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A brave new world for supplementary protection certificates?

27 June 2012

The opinion of Advocate-General Verica Trstenjak in the case of Neurim Pharmaceuticals (C-130/11) has the potential to greatly increase the number of medical innovations that will qualify for supplementary protection in Europe.

The opinion of Advocate-General Verica Trstenjak in the case of Neurim Pharmaceuticals (C-130/11) has the potential to greatly increase the number of medical innovations that will qualify for supplementary protection in Europe. On the face of it, the opinion appears to be good news for the innovative pharmaceutical industry. However, a careful analysis of the opinion reveals potentially serious side-effects that may throw the SPC system out of balance in a way that is detrimental to the long-term interests of the industry.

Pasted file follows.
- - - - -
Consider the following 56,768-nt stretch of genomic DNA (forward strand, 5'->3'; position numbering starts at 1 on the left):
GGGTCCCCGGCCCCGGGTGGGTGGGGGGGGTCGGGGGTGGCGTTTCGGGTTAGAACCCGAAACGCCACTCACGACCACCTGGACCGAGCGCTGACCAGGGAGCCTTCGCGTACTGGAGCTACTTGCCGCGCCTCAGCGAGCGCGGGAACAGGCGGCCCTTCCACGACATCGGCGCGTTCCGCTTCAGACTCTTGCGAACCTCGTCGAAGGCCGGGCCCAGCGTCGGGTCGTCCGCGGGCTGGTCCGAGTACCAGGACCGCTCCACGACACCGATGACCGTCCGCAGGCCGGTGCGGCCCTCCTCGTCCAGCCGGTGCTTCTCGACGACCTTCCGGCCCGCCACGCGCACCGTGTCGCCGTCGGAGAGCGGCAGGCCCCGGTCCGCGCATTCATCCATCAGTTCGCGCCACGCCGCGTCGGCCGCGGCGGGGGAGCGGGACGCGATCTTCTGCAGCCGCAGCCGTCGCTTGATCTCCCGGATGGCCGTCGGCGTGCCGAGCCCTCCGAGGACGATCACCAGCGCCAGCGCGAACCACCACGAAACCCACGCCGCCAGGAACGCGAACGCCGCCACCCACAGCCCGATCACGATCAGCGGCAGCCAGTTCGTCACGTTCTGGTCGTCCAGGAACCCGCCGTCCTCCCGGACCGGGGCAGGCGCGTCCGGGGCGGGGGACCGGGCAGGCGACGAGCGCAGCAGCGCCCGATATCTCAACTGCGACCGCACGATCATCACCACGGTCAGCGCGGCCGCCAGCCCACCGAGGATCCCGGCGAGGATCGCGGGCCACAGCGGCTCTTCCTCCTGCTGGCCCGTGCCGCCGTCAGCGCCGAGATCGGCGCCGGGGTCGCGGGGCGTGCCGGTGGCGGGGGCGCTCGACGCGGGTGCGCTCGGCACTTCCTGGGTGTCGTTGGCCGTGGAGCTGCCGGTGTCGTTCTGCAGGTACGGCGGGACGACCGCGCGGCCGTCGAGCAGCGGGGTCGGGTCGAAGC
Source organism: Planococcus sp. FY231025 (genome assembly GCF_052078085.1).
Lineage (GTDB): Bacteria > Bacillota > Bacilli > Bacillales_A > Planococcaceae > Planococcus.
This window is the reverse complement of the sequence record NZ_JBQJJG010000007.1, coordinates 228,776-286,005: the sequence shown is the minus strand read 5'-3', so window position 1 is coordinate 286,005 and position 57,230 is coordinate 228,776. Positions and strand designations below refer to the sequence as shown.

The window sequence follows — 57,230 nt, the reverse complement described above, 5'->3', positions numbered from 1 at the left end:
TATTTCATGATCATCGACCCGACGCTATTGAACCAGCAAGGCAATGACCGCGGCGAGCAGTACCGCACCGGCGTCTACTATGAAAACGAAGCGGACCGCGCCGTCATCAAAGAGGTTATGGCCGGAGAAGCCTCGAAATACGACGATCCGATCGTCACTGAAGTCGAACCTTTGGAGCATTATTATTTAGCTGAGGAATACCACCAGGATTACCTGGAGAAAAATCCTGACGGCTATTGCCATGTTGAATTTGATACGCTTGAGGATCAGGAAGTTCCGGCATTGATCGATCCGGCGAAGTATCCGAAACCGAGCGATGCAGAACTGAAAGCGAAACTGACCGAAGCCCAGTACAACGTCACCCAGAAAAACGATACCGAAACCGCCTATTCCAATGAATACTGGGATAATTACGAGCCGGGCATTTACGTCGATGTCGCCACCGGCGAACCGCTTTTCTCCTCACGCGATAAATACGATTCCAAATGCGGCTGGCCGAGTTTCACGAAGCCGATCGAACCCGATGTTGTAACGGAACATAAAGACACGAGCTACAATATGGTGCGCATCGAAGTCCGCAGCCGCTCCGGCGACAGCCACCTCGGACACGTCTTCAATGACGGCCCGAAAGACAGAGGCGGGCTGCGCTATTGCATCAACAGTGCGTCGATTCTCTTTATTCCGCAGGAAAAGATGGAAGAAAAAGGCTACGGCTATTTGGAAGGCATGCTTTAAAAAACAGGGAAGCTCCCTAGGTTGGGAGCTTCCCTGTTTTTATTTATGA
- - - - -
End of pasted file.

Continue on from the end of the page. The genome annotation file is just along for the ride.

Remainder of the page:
When reaching their judgement later this year, it is therefore possible that the Court of Justice of the EU will wish to consider alternative "cures" that have fewer side-effects but that still avoid the harsh result for Neurim that is reached through application of the prior case law of that court, report Mike Snodin and Michael Pears."

This article appeared on pages 26 to 28 of Life Sciences IP Review, 2012.

 

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